While much of the Country music universe is still reeling from dubstep Taylor Swift, one of Pop music’s brightest star continues her move toward Country music domination. Exhibit A was her duet with Reba McEntire on a remake of her “Because of You,” Exhibit B came in the form of “Don’t You Wanna Stay” with Jason Aldean, and Exhibit C was the re-recorded Country version of “Mr. Know It All.” The latest and most successful attempt comes in the form of “Don’t Rush.”
Can you say vintage 80s Country? Vince Gill is in my all-time top five Country vocalists, and his background vocals on the chorus only help to bolster Kelly’s Country cred, but this song is a smash with or without Vince’s vocals (or guitar from the sound of it). And don’t even get me going on the key change at the end of the song! “Don’t Rush” is one of three new songs on Kelly’s upcoming Greatest Hits, along with her current Pop hit “Catch My Breath” and “People Like Us.” The album hits November 19th, but if you can’t wait that long, the single is out on iTunes October 30th, and Kelly will be performing the song live with Vince Gill at the CMA Awards on November 1st on ABC.
I am loving this new Bruno Mars song way more than I should be. Any track that takes the instrumental from the Police’s “Message in a Bottle” and mixes it with Michael Jackson “Beat It” era vocals sounds sketchy, but damn it works. I wish the chorus was just a bit more catchy, but the verses more than make up for that.
I’m not sure what the video is supposed to be about outside the performance. Is Bruno a touring pimp?
Bruno’s follow-up to the ubiquitous Doo-Wops and Hooligans is Unorthodox Religion, and it drops on December 11th. If you can’t wait that long for a Bruno Mars fix, he will be the musical guest on this week’s Saturday Night Live.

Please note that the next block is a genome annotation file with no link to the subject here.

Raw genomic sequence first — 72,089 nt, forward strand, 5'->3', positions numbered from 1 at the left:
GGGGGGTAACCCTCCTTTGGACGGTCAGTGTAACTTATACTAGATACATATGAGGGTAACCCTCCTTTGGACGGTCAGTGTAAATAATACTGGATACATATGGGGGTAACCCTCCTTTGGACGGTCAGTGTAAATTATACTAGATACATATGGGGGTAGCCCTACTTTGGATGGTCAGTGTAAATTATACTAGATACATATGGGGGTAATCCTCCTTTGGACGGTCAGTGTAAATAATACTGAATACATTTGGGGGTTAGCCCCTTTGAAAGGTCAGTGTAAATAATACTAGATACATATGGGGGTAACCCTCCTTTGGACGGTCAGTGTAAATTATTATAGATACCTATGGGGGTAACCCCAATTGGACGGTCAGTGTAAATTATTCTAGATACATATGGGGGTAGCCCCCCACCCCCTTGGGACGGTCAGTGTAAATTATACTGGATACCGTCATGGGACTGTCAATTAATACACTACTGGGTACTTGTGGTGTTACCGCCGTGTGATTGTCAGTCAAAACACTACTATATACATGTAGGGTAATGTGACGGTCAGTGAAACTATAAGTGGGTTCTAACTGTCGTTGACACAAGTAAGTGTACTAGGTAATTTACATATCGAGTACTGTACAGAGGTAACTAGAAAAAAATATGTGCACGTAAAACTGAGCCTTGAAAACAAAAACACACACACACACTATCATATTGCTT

So I know things have been a bit quiet over here at the ‘Notes, but that’s partially because I have begun writing for a website based here in Denver called MileHighGayGuy.com (clever, right?). My contributions have been a mix of reviews and artist features, but my favorite so far is an interview with Rod Thomas (aka Bright Light Bright Light) as he prepared for a three-night stand in New York. You can check out the full piece here, but I couldn’t help but ask a few questions that were near and dear to my heart that didn’t make the cut:
JH: On a personal level, I have been drawn into single after single of yours because of how relatable the subject matter in your songs is. Does everything you release have a biographical slant, or is there a lot of fiction in your songs?
RT: A healthy mix of the two. I’m glad you said “biographical” and not “autobiographical”. People often assume that a record is like a diary. I tend to be more of a storyteller, so I write about things that friends have gone through, or ideas I get from things I overhear on the bus for example. ‘Feel It’ is based on Laura Palmer’s diary (Twin Peaks) and the idea of desire, passion and giving in to something. So I write about a mix of things, but put them all in first person.
JH: Is there any concern for you in 2012 about writing material that is blatantly about another man?
JH: “Moves” to me is one of the best “what comes next” break up songs I believe I have ever heard. How does the structure of a song like that develop?
RT: Completely by accident. We [Jon Shave from Invisible Men and I] wrote and recorded it in 4 hours. We sat down, talked about a kind of sound we wanted to create, found some synth sounds, played around with chords and I wrote the lyrics as we went along. It was maybe the most naturally made song we did together.
Bright Light Bright Light is making three appearances in New York this week: October 9th at Westgay (a dance pop set); October 10th playing a solo piano set at Mercury Lounge and premiering a brand new song; and October 11th DJing at Nowhere Bar. The official release of “Feel It” is on October 29th, but his full-length Make Me Believe in Hope is out and available now. For all things Bright Light Bright Light, check out the website at www.brightlightx2.com.